Until last week, city employees were forbidden from even posting a political sign on their lawn.

City Councilman Sal DiCiccio speaks during the Protecting Arizona's Resources and Children (PARC) meeting about the South Mountain Loop 202 Freeway expansion at Pecos Community Center.

[David Jolkovski/AFN]

As a voter in District 6, I am concerned about the lack of transparency associated with Councilman Sal DiCiccio’s current campaign for City Council.

What particularly confounds me is why there is not more coverage of DiCiccio’s improper involvement in the Route 202 issue. As I understand it, DiCiccio was paid thousands of dollars by an Arizona Department of Transportation (ADOT) consultant to persuade Gila River Indian Community leaders to allow the 202 extension on their land, and then some time later, entered into a business deal with the tribe to develop 75 acres of tribal-owned land on the corner of 40th Street and Pecos Road, where he hopes to lure in big-box retailers and other development. Now he is using his post on the City Council to urge the development of this highway, and has made it a central campaign issue.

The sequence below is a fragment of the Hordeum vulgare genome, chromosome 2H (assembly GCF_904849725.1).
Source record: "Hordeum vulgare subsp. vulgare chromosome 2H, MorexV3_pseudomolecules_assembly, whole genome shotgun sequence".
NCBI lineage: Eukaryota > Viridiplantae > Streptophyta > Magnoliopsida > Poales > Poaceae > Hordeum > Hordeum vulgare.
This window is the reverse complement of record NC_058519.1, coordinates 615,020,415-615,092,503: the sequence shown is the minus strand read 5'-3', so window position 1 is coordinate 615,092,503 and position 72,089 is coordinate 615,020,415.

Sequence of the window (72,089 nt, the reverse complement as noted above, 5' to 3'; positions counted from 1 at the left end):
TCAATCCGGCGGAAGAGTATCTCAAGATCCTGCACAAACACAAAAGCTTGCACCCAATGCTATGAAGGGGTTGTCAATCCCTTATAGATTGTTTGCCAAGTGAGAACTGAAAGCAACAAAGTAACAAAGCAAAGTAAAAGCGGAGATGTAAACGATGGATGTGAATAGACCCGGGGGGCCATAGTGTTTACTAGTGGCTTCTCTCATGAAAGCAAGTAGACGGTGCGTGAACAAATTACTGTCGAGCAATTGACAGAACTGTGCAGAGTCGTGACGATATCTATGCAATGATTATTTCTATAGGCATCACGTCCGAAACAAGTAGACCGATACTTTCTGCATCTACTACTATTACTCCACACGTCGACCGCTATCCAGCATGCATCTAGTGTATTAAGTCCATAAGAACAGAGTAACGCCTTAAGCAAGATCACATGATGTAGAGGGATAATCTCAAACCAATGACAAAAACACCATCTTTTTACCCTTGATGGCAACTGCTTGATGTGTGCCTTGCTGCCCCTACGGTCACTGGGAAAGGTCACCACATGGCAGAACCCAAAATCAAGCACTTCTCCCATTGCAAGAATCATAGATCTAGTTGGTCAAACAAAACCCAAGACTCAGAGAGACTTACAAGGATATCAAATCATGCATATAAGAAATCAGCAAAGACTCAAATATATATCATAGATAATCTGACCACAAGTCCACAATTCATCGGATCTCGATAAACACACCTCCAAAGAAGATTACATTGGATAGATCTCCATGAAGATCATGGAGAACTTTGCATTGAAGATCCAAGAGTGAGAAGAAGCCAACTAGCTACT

Regardless of whether the highway gets built, we need our politicians to be pushing policies that benefit constituents, not that line their own pockets.

Is this where we honestly are in Arizona politics that politicians can blatantly lobby for things that they will financially benefit from?

I think we can honestly do better.

Ann Lutz

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